Flashback to January 29, 2009. My husband and I head for our car as we leave the bowling alley. We make plans with our friends to meet the next week - same time, same place. As I get behind the driver's wheel I check my phone messages. Only one. It's from our daughter who is 32 weeks pregnant with our first grandchildren. That is correct. Grandchildren. She is expecting twin boys in mid March. I start up the car as I listen to her message.
" Mom, Kyle and I are on our way to the hospital. My water broke. Meet me at the Elliot."
Holy cow ! This was the phone call I had been waiting for. I looked at what time she had called. Twenty minutes had passed. I jammed the car into drive and stepped on the gas.
'Deb, maybe I should drive," my husband quietly suggested.
" Why? Why should you drive?"
"Well, so far you have managed to drive over the curb and you just took a left turn at that red light. There is no left turn on red law as far as I know," he calmly replied.
" I am fine," I not so calmly snarled.
I drove for a few miles and then quietly turned and looked at him. Using my quiet indoor voice I said , " I can't remember how to get there and I need to get there fast." My mind was whirling and I could feel the emotions starting to take control. Somehow we made it to the hospital and I parked in the nearest snowbank. We ran through the hospital doors and made a quick stop at the front desk. We were directed to the third floor birthing center. My daughter had originally hoped to have a homebirth but that wasn't to be. She was still hoping to not need a Cesarean section and had been doing her homework for months. I knew she was prepared. I, in the meantime, was prepared to sit in the waiting room as long as it took for my grandsons to arrive.
I tried to contain my emotions as I approached the nurses' desk. I told the attending nurse my whole life story and she finally interrupted me and asked me my daughter's name. I told her and she looked at me calmly as she said, "She'll be brought into recovery soon." What?
"No, you don't understand. My daughter just arrived here thirty minutes ago. It is her first birth. I truly doubt that she gave birth in thirty minutes."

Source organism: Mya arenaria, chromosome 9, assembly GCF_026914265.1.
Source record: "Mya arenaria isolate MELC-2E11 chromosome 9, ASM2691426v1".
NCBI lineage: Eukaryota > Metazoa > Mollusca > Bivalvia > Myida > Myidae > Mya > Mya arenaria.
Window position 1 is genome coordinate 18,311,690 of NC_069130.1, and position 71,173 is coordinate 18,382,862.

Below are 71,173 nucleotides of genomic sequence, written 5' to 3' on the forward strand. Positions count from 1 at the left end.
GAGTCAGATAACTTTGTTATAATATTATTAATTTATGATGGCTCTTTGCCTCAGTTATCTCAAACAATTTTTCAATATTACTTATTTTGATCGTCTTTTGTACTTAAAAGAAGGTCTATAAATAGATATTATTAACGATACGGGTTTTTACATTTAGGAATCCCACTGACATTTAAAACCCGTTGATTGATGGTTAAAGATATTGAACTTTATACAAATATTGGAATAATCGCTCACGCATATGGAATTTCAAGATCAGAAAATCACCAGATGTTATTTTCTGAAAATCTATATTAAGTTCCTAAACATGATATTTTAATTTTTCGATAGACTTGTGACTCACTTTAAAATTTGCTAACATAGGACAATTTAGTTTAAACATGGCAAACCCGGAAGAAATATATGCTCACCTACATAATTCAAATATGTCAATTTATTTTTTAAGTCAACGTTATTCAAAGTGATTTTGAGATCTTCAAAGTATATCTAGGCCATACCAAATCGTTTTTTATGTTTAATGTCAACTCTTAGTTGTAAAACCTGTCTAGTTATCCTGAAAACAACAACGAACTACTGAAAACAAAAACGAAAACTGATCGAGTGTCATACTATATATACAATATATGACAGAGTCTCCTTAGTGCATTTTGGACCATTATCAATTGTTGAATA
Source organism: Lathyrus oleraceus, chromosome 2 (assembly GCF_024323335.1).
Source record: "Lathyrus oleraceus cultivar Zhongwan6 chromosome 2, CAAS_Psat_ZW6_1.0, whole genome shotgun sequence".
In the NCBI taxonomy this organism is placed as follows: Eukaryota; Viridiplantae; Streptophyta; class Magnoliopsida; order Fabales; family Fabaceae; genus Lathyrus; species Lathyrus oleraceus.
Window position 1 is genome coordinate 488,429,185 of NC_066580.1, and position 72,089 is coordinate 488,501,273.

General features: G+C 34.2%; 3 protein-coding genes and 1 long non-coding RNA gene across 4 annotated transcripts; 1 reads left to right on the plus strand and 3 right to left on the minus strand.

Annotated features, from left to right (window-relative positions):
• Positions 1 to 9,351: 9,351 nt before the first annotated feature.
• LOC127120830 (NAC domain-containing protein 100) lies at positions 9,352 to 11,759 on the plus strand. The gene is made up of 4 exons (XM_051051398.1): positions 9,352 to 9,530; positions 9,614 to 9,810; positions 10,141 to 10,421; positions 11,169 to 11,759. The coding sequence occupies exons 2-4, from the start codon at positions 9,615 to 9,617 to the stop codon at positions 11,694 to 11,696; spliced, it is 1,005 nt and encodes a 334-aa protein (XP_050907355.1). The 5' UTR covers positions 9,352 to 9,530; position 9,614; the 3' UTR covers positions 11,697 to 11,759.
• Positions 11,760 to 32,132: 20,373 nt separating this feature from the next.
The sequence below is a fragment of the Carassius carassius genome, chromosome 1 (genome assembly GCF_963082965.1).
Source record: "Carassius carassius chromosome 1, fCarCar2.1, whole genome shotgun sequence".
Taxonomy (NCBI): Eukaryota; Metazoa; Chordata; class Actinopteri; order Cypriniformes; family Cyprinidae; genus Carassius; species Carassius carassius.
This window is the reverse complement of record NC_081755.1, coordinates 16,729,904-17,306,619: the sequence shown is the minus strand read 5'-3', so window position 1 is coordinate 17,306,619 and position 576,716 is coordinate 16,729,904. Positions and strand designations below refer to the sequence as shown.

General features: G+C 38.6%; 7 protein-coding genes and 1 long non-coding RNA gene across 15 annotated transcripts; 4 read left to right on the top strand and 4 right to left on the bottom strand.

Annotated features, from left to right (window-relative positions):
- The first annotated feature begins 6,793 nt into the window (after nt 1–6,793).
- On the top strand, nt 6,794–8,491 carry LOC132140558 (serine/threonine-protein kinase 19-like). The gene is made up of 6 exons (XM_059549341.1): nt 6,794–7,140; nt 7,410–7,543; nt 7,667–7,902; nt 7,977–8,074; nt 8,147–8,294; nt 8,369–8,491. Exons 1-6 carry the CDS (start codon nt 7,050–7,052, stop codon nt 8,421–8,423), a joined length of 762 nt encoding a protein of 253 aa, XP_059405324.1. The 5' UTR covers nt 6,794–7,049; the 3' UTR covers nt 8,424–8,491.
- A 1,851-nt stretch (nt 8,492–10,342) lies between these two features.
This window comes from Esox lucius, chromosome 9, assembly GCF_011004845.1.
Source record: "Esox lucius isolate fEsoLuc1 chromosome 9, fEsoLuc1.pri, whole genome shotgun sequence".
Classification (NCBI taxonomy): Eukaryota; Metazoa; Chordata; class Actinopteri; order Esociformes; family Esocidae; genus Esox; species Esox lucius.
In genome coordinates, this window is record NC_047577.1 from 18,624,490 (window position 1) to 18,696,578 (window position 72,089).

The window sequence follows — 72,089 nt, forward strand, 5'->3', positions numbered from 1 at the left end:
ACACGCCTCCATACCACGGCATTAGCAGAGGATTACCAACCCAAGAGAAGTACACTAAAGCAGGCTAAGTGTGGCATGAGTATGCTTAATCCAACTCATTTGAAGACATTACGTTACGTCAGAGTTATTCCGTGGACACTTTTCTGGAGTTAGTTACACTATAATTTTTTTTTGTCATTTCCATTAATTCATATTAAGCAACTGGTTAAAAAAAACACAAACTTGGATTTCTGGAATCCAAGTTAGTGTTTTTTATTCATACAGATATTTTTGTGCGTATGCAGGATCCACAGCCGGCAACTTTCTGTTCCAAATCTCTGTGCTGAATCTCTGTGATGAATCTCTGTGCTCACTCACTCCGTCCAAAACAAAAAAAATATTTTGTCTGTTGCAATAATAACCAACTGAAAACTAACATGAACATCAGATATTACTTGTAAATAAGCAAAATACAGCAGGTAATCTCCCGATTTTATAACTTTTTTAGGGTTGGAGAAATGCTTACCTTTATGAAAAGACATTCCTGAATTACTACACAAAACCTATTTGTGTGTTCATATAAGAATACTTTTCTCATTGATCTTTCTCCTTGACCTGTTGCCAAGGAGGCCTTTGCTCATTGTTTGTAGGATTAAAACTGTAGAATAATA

"The twins have arrived and are on their way to the Newborn ICU floor." What?
None of this was making sense to me. This was not the birthing plan that April and I had gone over and reviewed for months. I looked the nurse right in the eye and said, " Is my daughter okay?" She met my stare and said tight-lipped, " They will be wheeling her to recovery soon."
My knees started to wobble. I felt nauseous. I reached for the arm of a chair to support me. "Where is my daughter? I need to see her now! "
And at that moment my son-in-law turned the corner and was facing me. And he had a huge smile on his face. I knew then that April must be okay. I started to cry.
And she was okay. Despite a few complications, an unexpected C-section and a great loss of blood my little girl was okay. And her babies were okay. She was now a mommy. And I was a grammie. And a new chapter in our lives was about to begin.
I walked into April's room to find her hooked up to many machines, looking so small, so pale. I wanted to climb right into the bed next to her and just hold her close. Instead I got as close as I could and bent down for a kiss.
" Mom, I did it. I had the babies." She beamed from ear to ear. "Have you gone to see them yet?"
"No, not yet. First I had to make sure my baby was okay." I brushed her hair out of her eyes.
"Mom, I lost five gallons of blood." It was then that I realized that April was a bit drugged up. I smiled at her and just nodded in agreement. April has always had a flair for exaggeration.
The rest of that evening was spent running to the fifth floor to see my incredibly cute grandsons and back to the third floor to visit with April . Not sure who designed the hospital but not the best of plans. But it did allow me plenty of time for reflection. I remembered that Halloween almost thirty years ago when April arrived - our little treat. I remembered the thousands of pieces of artwork and poetry that she had created including many love notes to me which I will cherish forever, her dancing while standing on her daddy's feet, carrying a pair of her daddy's dirty socks around and smelling them throughout the day, the scare we had when the doctor thought she might have cystic fibrosis, the dance recitals, the cheerleading tournaments, the proms, the popcorn soup she made for the family, and the night she stood on the stage for a school talent show. Oh, that night...she stood on the stage , age 10, accompanied only by a piano player as she sang 'Would You Like to Wish On a Star' ~ her tiny voice lost in the huge auditorium. My husband and I sat in our seats, willing her to sing louder...the empathy was overpowering. We wanted to just reach out and grab her to our chests and hug her tight. And that is how I felt the night the twins were born - I just wanted to reach out and pull April onto my lap and hug her tight. I wanted to take away the pain from the traumatic birth of her sons, I wanted to shelter her from the stress of motherhood, and prepare her for the emotional roller coaster which lies ahead. And while I can't physically protect her I am always there for her - to talk with, to laugh with, to share with, to help her in anyway possible.
And now we are celebrating the first birthday of the twins. One year has passed. The boys are growing and thriving, happy and healthy. April and Kyle are excellent parents, working together. April writes a blog, Eclectic Effervesence which allows one to see the struggles and joys of raising twins in this day and age. So April, thank you for giving your father and I the gift of grandparenthood and Happy Birth Day ! Celebrate !